A great follow-up trip to the Gabriel Icefall on the Gulkana Glacier two weeks after we had to turn around early due to the amount of snow left at 4,900 feet. There’s still a lot of snow in the area for mid-July. But this time, the snowline was at approximately 5,300 feet on the main trunk of the glacier and even higher on the southwest aspect of the Gabriel Icefall branch, allowing us to get on the cliffs above for some fantastic views, albeit cloudy at times.
This time I was taking a few of my competition climbing team kids from Team Ascension and family members. There were eight of us in total, including myself. Despite the forecast for rain and scattered showers, when we arrived at 11:00 am, it was cloudy, but no precipitation. The others parked their cars near the airstrip at the pull-off on the Richardson Highway, and everyone hopped in the bed of my truck to drive in close to the suspension bridge.
At the suspension bridge, I could tell the water was probably going to be a little too high at the spot where I can often jump across Gulkana Creek (the origin of Phelan Creek) to get on the glacier. Most of us brought sandals to ford the stream anyway, but we only had three sets of trekking poles between us, something you definitely want in the fast-moving, silt-filled, and rocky streambed.
I was right. We had to ford the stream. But, we found a really easy crossing spot nearby, only about knee-deep at the deepest. Once we were across, there was a short stretch of moraine before gaining the ice, with about a 30-meter stretch of unavoidable silt mud that turned everyone’s boots and ankles grey.
Once we were on the ice, it was slick-going. It was drizzling a bit on and off, but recent rain and chilly nights left the surface much slicker than normal for summer travel. It wasn’t too bad to walk on without foot traction, but the few that brought microspikes had a much easier time, especially on the steeper climbs and descents.
I spent some time discussing safety for summer glacier travel while at the same time looking for moulins to throw some rocks down. You can be safe while having fun at the same time.
We stopped at a few mass balance stations where I could explain how scientists measure ice melt at points near the center line of the glacier. Both the points we stopped at are in the ablation zone of the glacier, so ice melt is expected, but getting some visuals of just how much ice has melted was a bit dramatic.
At the lowest mass balance station, 10-foot conduit sections were left behind from 2020. Laying out the poles end-to-end, as well as the still-standing poles from September 2022, was a shocking look at about how much ice melt there had been since the start of COVID. It’s not an exact representation, as it would be overestimated since a new stake (usually 20 feet of conduit) will usually be drilled shortly before the existing pole completely falls over, but still, it should be a close estimate.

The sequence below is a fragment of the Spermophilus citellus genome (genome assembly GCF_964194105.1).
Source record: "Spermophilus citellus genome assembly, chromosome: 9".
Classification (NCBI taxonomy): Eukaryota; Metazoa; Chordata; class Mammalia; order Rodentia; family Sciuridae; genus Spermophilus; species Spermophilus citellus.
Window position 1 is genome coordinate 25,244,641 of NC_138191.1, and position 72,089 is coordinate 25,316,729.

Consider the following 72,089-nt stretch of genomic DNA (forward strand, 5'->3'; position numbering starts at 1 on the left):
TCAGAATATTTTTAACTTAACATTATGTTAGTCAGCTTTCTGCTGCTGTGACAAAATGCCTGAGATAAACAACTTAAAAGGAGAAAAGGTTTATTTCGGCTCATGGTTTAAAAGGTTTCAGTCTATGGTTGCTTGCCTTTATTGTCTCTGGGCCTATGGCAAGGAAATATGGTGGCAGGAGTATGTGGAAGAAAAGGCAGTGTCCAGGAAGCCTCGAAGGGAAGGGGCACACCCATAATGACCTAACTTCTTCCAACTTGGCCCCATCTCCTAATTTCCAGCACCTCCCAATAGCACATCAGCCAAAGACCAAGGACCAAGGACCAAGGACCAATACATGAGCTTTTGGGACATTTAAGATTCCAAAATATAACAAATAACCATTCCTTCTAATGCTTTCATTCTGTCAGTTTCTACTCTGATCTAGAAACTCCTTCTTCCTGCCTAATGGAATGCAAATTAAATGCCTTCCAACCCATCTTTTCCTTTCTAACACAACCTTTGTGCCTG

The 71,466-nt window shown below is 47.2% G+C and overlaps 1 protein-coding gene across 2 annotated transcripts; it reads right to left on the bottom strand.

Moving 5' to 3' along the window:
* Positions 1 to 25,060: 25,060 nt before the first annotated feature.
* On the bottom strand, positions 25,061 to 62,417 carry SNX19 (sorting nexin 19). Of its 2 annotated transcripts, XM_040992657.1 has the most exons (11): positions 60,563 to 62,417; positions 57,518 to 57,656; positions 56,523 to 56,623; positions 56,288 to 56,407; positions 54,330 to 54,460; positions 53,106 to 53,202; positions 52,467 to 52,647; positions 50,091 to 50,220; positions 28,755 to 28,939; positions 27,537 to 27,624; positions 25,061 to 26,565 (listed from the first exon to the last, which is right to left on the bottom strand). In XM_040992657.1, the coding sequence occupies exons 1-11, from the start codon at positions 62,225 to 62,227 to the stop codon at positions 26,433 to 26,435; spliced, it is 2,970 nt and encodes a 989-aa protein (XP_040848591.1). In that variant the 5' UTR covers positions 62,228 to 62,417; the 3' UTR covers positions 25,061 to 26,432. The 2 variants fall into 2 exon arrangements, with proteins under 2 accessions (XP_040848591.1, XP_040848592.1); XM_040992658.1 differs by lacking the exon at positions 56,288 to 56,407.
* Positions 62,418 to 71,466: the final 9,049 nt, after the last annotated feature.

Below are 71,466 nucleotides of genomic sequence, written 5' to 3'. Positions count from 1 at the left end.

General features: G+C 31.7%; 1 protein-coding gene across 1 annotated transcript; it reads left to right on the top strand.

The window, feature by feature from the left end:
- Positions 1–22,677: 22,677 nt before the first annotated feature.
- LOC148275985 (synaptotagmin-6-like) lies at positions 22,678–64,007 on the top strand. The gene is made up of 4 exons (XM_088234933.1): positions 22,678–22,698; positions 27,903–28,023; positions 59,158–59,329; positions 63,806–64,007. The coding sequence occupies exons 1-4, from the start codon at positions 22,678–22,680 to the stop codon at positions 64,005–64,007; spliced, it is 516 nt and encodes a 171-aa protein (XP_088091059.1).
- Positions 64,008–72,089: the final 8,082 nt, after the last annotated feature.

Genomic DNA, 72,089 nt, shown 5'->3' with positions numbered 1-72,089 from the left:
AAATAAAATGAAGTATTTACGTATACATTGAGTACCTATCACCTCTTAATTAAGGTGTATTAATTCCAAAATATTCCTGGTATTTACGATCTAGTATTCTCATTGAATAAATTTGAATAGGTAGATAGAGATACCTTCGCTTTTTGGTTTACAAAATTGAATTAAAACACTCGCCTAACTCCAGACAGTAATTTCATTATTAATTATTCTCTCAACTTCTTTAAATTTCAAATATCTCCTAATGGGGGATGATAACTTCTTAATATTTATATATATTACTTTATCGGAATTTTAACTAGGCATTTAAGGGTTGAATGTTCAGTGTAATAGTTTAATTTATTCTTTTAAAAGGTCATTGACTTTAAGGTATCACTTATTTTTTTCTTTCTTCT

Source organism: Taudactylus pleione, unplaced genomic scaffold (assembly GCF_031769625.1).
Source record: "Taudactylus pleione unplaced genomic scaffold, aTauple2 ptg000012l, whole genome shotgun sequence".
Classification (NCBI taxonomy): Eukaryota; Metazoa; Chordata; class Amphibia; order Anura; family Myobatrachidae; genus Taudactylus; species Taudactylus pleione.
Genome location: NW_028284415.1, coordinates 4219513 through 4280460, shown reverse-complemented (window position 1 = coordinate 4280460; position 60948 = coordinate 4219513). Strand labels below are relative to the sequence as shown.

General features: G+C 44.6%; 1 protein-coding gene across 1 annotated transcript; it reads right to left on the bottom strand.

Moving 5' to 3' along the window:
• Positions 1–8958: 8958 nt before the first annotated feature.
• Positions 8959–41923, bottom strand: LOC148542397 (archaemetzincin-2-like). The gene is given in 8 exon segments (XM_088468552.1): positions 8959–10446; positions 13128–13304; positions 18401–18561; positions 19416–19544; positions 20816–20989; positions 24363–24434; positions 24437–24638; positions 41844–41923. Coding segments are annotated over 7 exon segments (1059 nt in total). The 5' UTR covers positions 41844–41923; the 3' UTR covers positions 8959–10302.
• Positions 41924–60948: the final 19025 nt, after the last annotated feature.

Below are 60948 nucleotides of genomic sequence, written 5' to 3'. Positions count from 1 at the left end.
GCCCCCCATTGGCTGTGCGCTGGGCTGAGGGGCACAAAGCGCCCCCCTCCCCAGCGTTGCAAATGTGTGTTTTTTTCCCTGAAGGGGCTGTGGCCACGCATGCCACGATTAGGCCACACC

The second scientific site we found was at 5,050 feet elevation (1540 meters) and was a GPS mass balance site. This one uses two GPS antennas and loggers. One is on a drilled station in the ice, so it remains at a near-fixed elevation (a little drift from tipping), while the other rests on top of the snow or ice surface on a wide-based tripod so it doesn’t fall over. As the snow or ice melts, the tripod will lower with the surface. The difference in altitude between the two GPS can give a very accurate measurement of melt by the minute or even second, which can then be compared with temperature or precipitation data and give a really good insight into the surface melt at this location.
For the last stretch up to the cliffs at the icefall, we found ourselves in the cloud base and had two short stretches of snow that we needed to cross. I didn’t bring a rope, but luckily the crevasses in the area were very visible, and the snow was shallow enough that I was able to probe our path with my trekking poles to make sure we weren’t crossing any unstable bridges.
We spent an hour and a half on top of the cliffs. Some of us explored while others rested. It was a fantastic lunch spot. Clouds rolled in pretty heavily shortly after we arrived but cleared out almost completely after about 20 minutes. A small crevasse at the edge of the glacier that was still topped with several feet of ice-hard snow made for a really cool and photogenic spot to explore and see both the snow-ice and glacier-till interfaces. Here are some photos and video from the area.
We made a speedy exit to make sure that we could get to the Buffalo Center Drive-in in Delta Junction before the 10 pm closing. It was of the utmost importance to not miss it. We made a few stops on the way out and streamlined our final stream crossing by passing sandals and trekking poles across at the normal “jump” spot so everyone could keep their hiking boots dry.
By the end of the day, we had covered 11 miles and approximately 2,000 feet in total elevation gain. Despite the threat of rain, we never go more than a few sprinkles, and except for the first and last mile, the hike was bug-free. We made it back to the truck at 7:30 pm, ending our 8.5-hour hike, meaning we had plenty of time to make it to the drive-in. With nearly 30,000 steps for the day, it was a guilt-free meal, too! It was as pretty much perfect of a trip as you can get!
You can find my full photo gallery for the day here.
More info about hiking to the Gulkana Glacier is here.